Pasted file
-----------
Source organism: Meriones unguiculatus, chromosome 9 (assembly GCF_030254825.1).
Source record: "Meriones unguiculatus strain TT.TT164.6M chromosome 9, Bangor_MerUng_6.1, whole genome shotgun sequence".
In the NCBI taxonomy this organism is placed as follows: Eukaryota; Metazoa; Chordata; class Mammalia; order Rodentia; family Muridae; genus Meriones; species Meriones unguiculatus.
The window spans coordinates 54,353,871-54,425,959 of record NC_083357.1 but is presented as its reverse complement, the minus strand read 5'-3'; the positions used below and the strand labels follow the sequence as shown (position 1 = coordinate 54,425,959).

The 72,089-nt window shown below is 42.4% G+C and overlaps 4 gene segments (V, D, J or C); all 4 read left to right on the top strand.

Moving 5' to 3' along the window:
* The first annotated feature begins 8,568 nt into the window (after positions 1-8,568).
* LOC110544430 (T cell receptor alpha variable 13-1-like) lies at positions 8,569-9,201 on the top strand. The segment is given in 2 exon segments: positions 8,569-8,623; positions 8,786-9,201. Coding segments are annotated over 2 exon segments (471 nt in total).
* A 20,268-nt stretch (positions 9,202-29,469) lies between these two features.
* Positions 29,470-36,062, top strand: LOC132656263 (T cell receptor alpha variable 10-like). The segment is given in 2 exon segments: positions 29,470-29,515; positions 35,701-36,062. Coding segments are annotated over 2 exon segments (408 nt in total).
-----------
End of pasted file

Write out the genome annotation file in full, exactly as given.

Source organism: Meriones unguiculatus, chromosome 9 (assembly GCF_030254825.1).
Source record: "Meriones unguiculatus strain TT.TT164.6M chromosome 9, Bangor_MerUng_6.1, whole genome shotgun sequence".
In the NCBI taxonomy this organism is placed as follows: Eukaryota; Metazoa; Chordata; class Mammalia; order Rodentia; family Muridae; genus Meriones; species Meriones unguiculatus.
The window spans coordinates 54,353,871-54,425,959 of record NC_083357.1 but is presented as its reverse complement, the minus strand read 5'-3'; the positions used below and the strand labels follow the sequence as shown (position 1 = coordinate 54,425,959).

The 72,089-nt window shown below is 42.4% G+C and overlaps 4 gene segments (V, D, J or C); all 4 read left to right on the top strand.

Moving 5' to 3' along the window:
* The first annotated feature begins 8,568 nt into the window (after positions 1-8,568).
* LOC110544430 (T cell receptor alpha variable 13-1-like) lies at positions 8,569-9,201 on the top strand. The segment is given in 2 exon segments: positions 8,569-8,623; positions 8,786-9,201. Coding segments are annotated over 2 exon segments (471 nt in total).
* A 20,268-nt stretch (positions 9,202-29,469) lies between these two features.
* Positions 29,470-36,062, top strand: LOC132656263 (T cell receptor alpha variable 10-like). The segment is given in 2 exon segments: positions 29,470-29,515; positions 35,701-36,062. Coding segments are annotated over 2 exon segments (408 nt in total).